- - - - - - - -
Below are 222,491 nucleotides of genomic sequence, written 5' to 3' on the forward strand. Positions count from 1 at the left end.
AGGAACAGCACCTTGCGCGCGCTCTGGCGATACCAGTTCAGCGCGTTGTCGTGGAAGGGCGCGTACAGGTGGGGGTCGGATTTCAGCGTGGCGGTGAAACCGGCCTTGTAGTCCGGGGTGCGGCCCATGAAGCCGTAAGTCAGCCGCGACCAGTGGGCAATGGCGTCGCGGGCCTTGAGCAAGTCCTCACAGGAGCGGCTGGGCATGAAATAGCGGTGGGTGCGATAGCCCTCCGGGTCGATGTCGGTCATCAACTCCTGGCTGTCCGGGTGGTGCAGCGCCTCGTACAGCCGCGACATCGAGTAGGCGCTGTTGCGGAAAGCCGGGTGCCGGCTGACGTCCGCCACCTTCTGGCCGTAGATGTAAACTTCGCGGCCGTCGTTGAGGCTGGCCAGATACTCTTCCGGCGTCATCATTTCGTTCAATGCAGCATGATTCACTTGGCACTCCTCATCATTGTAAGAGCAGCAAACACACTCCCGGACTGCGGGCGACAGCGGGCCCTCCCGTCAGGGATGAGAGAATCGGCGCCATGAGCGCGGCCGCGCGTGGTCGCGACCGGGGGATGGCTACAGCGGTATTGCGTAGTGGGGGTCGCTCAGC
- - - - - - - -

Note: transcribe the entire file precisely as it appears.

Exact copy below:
Below are 222,491 nucleotides of genomic sequence, written 5' to 3' on the forward strand. Positions count from 1 at the left end.
AGGAACAGCACCTTGCGCGCGCTCTGGCGATACCAGTTCAGCGCGTTGTCGTGGAAGGGCGCGTACAGGTGGGGGTCGGATTTCAGCGTGGCGGTGAAACCGGCCTTGTAGTCCGGGGTGCGGCCCATGAAGCCGTAAGTCAGCCGCGACCAGTGGGCAATGGCGTCGCGGGCCTTGAGCAAGTCCTCACAGGAGCGGCTGGGCATGAAATAGCGGTGGGTGCGATAGCCCTCCGGGTCGATGTCGGTCATCAACTCCTGGCTGTCCGGGTGGTGCAGCGCCTCGTACAGCCGCGACATCGAGTAGGCGCTGTTGCGGAAAGCCGGGTGCCGGCTGACGTCCGCCACCTTCTGGCCGTAGATGTAAACTTCGCGGCCGTCGTTGAGGCTGGCCAGATACTCTTCCGGCGTCATCATTTCGTTCAATGCAGCATGATTCACTTGGCACTCCTCATCATTGTAAGAGCAGCAAACACACTCCCGGACTGCGGGCGACAGCGGGCCCTCCCGTCAGGGATGAGAGAATCGGCGCCATGAGCGCGGCCGCGCGTGGTCGCGACCGGGGGATGGCTACAGCGGTATTGCGTAGTGGGGGTCGCTCAGC